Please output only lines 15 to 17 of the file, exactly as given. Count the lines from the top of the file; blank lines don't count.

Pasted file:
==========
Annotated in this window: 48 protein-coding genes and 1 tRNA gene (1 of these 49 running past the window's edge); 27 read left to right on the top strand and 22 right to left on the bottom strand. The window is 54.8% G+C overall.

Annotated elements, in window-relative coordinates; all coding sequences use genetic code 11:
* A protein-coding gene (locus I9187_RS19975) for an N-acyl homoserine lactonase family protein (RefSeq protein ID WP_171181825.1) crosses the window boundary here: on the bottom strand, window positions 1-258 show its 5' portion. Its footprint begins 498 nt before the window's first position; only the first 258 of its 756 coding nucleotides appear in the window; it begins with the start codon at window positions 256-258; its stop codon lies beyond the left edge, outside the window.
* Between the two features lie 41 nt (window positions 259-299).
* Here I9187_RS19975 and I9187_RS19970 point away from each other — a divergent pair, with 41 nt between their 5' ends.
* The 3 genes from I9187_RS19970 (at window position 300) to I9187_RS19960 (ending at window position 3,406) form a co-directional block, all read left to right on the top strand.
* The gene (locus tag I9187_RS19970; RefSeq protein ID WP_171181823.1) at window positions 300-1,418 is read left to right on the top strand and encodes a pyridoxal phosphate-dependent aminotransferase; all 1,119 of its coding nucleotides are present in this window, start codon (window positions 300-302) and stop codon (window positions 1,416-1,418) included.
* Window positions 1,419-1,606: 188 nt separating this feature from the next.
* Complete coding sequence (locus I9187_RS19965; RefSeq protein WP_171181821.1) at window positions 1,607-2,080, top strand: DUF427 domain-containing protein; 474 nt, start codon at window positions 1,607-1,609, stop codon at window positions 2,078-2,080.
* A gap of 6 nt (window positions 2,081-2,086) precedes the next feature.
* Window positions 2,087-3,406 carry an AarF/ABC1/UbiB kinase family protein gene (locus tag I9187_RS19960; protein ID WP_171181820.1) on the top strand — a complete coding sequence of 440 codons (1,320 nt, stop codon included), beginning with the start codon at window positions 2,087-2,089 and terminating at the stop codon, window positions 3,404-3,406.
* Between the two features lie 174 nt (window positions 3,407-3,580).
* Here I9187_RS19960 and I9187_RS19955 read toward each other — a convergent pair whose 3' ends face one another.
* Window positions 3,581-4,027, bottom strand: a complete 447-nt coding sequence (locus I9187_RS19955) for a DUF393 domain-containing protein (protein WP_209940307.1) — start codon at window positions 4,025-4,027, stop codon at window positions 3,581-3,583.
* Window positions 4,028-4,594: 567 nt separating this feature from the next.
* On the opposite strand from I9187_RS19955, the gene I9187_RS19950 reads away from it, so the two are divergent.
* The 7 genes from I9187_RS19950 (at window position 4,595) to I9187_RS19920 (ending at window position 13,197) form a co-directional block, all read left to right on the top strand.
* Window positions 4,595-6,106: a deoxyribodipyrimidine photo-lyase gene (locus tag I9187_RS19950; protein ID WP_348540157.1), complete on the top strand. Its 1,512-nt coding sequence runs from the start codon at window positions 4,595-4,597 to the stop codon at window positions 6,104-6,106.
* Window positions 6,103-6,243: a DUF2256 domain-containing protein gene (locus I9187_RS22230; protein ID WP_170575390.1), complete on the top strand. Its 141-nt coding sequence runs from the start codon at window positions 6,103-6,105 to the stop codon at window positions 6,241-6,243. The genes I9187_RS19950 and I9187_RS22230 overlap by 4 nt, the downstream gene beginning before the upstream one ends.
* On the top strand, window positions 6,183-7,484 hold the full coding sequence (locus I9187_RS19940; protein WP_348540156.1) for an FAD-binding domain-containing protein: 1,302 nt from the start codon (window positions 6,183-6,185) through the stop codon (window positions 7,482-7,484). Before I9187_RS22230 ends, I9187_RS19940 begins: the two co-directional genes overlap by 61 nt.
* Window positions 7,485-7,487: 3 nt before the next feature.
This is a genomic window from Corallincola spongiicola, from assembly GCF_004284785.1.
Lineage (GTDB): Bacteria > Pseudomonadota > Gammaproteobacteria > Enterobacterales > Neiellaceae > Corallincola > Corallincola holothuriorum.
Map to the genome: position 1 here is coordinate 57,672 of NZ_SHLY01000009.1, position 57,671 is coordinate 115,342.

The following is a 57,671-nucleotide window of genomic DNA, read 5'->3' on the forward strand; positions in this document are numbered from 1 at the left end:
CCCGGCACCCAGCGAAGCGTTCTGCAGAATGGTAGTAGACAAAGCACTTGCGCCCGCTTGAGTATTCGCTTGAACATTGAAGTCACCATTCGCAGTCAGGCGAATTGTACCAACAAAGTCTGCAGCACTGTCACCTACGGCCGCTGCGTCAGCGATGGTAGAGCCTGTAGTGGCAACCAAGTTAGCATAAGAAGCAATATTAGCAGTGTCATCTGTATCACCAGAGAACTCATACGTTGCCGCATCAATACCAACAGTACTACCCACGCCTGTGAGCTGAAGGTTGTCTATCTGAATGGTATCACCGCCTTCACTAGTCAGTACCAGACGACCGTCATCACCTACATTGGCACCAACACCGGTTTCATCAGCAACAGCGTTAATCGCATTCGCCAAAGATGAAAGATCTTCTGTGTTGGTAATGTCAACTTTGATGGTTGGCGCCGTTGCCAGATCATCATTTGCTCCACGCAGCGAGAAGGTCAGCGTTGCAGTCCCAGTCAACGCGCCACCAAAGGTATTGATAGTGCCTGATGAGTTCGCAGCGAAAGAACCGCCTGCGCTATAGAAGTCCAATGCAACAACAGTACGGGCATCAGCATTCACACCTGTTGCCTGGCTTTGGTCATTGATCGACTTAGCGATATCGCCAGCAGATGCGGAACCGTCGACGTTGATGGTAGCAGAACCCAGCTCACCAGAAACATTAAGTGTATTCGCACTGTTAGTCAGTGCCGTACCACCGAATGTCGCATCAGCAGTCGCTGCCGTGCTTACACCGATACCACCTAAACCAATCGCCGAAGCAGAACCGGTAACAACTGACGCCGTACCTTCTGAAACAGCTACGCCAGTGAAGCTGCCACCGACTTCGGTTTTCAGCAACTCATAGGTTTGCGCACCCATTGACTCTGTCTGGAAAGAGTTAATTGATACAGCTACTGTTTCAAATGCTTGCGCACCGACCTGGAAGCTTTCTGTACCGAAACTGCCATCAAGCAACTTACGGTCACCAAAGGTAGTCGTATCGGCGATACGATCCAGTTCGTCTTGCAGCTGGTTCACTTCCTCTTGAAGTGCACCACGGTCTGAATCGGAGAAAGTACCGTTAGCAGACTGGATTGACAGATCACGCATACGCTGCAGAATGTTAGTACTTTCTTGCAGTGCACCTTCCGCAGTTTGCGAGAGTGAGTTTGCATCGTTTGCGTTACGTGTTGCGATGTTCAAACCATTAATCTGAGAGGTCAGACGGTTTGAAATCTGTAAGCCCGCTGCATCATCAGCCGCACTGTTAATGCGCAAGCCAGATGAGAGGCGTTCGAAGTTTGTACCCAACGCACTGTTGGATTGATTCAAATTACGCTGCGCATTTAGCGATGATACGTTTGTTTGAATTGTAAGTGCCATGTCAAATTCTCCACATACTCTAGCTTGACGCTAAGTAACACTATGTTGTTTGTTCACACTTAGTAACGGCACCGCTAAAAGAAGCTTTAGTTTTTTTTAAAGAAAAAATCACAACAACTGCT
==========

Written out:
* Window positions 4,028-4,594: 567 nt separating this feature from the next.
* On the opposite strand from I9187_RS19955, the gene I9187_RS19950 reads away from it, so the two are divergent.
* The 7 genes from I9187_RS19950 (at window position 4,595) to I9187_RS19920 (ending at window position 13,197) form a co-directional block, all read left to right on the top strand.